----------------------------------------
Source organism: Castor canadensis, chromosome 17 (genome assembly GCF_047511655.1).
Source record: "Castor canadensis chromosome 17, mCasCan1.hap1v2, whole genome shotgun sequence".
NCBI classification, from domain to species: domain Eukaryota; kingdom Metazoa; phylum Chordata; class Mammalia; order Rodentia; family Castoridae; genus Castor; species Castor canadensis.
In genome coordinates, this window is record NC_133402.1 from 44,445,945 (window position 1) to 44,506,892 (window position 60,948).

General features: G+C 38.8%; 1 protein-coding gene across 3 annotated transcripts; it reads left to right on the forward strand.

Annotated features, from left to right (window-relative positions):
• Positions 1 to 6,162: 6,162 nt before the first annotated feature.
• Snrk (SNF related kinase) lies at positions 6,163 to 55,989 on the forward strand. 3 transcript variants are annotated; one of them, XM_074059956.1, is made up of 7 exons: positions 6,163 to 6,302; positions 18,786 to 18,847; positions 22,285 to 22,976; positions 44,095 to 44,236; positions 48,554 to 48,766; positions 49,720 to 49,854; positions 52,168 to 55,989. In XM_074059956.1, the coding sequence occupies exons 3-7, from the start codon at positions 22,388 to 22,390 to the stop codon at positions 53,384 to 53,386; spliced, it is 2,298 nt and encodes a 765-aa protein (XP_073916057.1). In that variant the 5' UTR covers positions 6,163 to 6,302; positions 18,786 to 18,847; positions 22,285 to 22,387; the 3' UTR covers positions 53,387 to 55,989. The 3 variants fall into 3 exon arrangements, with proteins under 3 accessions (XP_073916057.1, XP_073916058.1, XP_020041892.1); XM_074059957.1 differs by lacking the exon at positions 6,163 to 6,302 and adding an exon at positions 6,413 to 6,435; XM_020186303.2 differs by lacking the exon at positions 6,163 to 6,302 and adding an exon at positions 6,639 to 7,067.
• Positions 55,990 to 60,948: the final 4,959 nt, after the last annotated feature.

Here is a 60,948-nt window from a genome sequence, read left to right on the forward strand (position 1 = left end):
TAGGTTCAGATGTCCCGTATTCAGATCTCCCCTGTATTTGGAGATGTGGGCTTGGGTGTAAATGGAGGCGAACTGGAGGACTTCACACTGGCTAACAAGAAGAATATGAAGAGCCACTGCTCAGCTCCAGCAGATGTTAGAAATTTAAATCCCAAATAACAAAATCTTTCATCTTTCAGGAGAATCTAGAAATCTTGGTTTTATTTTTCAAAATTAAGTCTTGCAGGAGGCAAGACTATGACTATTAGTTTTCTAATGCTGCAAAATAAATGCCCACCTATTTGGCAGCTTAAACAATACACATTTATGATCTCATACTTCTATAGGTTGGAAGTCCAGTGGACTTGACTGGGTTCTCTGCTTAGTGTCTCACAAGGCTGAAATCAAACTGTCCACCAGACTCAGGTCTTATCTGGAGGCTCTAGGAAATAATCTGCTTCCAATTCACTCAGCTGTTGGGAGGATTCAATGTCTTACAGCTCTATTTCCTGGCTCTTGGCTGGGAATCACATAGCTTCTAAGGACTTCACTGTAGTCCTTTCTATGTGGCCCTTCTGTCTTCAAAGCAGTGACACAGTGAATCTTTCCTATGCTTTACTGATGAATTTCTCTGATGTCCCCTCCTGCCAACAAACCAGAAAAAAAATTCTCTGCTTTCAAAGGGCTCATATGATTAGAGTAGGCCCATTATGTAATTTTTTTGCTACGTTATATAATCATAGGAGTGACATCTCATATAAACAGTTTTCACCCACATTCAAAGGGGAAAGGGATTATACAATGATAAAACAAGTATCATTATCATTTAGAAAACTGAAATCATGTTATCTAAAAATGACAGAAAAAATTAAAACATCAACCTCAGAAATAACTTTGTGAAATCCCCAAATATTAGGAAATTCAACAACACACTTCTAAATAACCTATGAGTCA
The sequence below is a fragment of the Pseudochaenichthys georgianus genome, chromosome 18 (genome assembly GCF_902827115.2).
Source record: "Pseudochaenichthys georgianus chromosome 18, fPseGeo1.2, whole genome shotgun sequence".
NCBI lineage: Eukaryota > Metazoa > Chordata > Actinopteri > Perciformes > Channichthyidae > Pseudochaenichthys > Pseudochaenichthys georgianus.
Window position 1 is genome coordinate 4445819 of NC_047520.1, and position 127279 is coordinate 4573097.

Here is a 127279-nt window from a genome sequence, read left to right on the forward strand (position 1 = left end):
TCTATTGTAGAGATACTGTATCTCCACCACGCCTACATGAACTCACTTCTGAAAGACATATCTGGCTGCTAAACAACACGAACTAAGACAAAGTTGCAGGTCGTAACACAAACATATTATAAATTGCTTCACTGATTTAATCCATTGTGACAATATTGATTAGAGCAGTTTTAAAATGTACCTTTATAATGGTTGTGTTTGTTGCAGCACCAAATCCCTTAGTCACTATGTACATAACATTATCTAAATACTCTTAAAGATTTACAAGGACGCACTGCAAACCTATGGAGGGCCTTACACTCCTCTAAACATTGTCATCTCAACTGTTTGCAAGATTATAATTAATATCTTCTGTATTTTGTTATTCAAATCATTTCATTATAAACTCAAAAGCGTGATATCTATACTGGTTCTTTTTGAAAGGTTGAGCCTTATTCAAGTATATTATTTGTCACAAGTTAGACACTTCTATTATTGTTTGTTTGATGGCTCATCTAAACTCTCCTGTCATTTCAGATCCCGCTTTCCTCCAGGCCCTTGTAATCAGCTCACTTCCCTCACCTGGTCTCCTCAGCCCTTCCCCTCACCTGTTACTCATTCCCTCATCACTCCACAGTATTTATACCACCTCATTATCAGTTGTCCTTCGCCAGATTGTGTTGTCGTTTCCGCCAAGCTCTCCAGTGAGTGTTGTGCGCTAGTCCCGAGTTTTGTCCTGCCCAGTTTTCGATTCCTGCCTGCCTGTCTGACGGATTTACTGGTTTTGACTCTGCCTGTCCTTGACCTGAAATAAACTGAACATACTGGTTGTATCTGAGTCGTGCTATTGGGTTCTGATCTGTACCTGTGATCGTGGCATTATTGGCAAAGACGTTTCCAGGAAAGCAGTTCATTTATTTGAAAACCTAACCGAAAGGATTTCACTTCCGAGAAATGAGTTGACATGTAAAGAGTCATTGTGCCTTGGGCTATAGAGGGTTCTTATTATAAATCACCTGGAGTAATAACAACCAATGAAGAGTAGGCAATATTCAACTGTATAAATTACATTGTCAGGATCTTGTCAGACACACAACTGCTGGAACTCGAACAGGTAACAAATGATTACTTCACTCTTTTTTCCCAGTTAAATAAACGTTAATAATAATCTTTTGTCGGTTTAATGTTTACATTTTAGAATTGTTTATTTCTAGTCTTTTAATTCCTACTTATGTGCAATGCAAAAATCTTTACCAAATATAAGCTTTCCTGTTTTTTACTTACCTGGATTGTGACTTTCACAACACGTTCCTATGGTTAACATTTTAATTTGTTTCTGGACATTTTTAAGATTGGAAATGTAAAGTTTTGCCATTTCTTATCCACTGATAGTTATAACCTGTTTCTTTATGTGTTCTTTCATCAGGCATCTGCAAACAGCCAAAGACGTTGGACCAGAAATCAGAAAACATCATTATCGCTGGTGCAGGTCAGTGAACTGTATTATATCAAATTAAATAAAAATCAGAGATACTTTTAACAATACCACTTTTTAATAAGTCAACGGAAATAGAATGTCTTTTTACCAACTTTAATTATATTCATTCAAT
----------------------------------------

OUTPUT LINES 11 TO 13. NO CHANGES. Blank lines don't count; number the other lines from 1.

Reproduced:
TAGGTTCAGATGTCCCGTATTCAGATCTCCCCTGTATTTGGAGATGTGGGCTTGGGTGTAAATGGAGGCGAACTGGAGGACTTCACACTGGCTAACAAGAAGAATATGAAGAGCCACTGCTCAGCTCCAGCAGATGTTAGAAATTTAAATCCCAAATAACAAAATCTTTCATCTTTCAGGAGAATCTAGAAATCTTGGTTTTATTTTTCAAAATTAAGTCTTGCAGGAGGCAAGACTATGACTATTAGTTTTCTAATGCTGCAAAATAAATGCCCACCTATTTGGCAGCTTAAACAATACACATTTATGATCTCATACTTCTATAGGTTGGAAGTCCAGTGGACTTGACTGGGTTCTCTGCTTAGTGTCTCACAAGGCTGAAATCAAACTGTCCACCAGACTCAGGTCTTATCTGGAGGCTCTAGGAAATAATCTGCTTCCAATTCACTCAGCTGTTGGGAGGATTCAATGTCTTACAGCTCTATTTCCTGGCTCTTGGCTGGGAATCACATAGCTTCTAAGGACTTCACTGTAGTCCTTTCTATGTGGCCCTTCTGTCTTCAAAGCAGTGACACAGTGAATCTTTCCTATGCTTTACTGATGAATTTCTCTGATGTCCCCTCCTGCCAACAAACCAGAAAAAAAATTCTCTGCTTTCAAAGGGCTCATATGATTAGAGTAGGCCCATTATGTAATTTTTTTGCTACGTTATATAATCATAGGAGTGACATCTCATATAAACAGTTTTCACCCACATTCAAAGGGGAAAGGGATTATACAATGATAAAACAAGTATCATTATCATTTAGAAAACTGAAATCATGTTATCTAAAAATGACAGAAAAAATTAAAACATCAACCTCAGAAATAACTTTGTGAAATCCCCAAATATTAGGAAATTCAACAACACACTTCTAAATAACCTATGAGTCA
The sequence below is a fragment of the Pseudochaenichthys georgianus genome, chromosome 18 (genome assembly GCF_902827115.2).
Source record: "Pseudochaenichthys georgianus chromosome 18, fPseGeo1.2, whole genome shotgun sequence".